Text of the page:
1. katica
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    katica Senior Member

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    Dialogue Question

    Discussion in 'Word Mechanics' started by katica, Feb 20, 2011.

    This is something I often struggle with. When someone is talking in dialogue and you take a break to describe a gesture she's making or something and then she starts talking again, is it all the same paragraph or a new paragraph? Or is there a better way to do this?

    For example:

    Sarah smiled. "I'm having a good day today." Jon passed by and she scowled. "Now, it's ruined."

    -OR-

    Sarah smiled. "I'm having a good day today."

    Jon passed by and she scowled. "Now, it's ruined."

    Which is the correct way of doing things? Because it kind of seems like a new person is talking the second way in the second paragraph, especially if you have a long stream of dialogue, so I usually do it the first way.

    For example:

    "Hi," Anne said.

    "Hello," Sarah said.

    "How are you?"

    Anne smiled. "I'm fine. How about you?"

    "I'm doing pretty good. I'm just worried about that test a little."

    Anne nodded her head. "I understand. I hate math."

    "I love math actually." Sarah's eyebrows scrunched together. "It's just hard for me to understand sometimes."

    -VS-

    "Hi," Anne said.

    "Hello," Sarah said.

    "How are you?"

    Anne smiled. "I'm fine. How about you?"

    "I'm doing pretty good. I'm just worried about that test a little."

    Anne nodded her head. "I understand. I hate math."

    "I love math actually."

    Sarah's eyebrows scrunched together. "It's just hard for me to understand sometimes."


    The second one seems to break the rhythm of dialogue and who is speaking by the same person taking up two different paragraphs. In my opinion, it makes it confusing and you might think Anne also said that she loves math instead of Sarah, but someone told me that the second way of writing is the correct way of doing it. I want to know if I'm doing it wrong or not.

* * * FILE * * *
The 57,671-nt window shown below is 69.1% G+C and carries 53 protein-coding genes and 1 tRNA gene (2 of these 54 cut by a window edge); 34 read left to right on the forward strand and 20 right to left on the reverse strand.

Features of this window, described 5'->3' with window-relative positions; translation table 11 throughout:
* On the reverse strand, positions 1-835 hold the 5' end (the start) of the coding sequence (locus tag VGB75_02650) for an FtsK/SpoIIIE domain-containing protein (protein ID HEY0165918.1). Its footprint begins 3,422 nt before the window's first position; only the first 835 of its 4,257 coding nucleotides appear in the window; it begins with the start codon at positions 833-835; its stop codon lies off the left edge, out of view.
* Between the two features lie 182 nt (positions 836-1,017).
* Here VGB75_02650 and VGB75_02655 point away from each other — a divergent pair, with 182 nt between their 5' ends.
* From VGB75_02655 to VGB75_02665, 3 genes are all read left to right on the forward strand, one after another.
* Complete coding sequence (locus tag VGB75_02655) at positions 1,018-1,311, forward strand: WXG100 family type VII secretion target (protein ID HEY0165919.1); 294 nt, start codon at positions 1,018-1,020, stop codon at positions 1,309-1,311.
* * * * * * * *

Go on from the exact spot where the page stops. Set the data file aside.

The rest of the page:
2. spklvr
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    spklvr Contributing Member Contributor

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    Keep it in the same paragraph. As you said, it looks like someone else is speaking. I've also never read a book where it has not been in the same paragraph.
     
  3. Halcyon
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    Halcyon Contributing Member Contributor

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    Personally, with regard to the last example, I'd avoid the problem by rephrasing it...

    Sarah scrunched her eyebrows together. "I love math, but it's just hard for me to understand sometimes."
     
  4. Leonardo Pisano
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    Leonardo Pisano Active Member

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    Not sure, but I tend to keep one paragraph for one person. This being said, I might break up the paragraph if it becomes very long. Then I use a pause - like [He looked at her, while rubbing his chin] and continue the conversation, adding [he went on], [he continued] or [he carried on] or whatever.

    Bottom line is that it must not be confusing. But if there are solid rules for this, I would like to learn.
     
  5. ChickenFreak
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    ChickenFreak Contributing Member Contributor

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    My understanding is that it's a new paragraph for each _new_ speaker; if the speaker is the same, it's your choice whether to break it up. In your two examples, I wouldn't break it up.

    ChickenFreak
     

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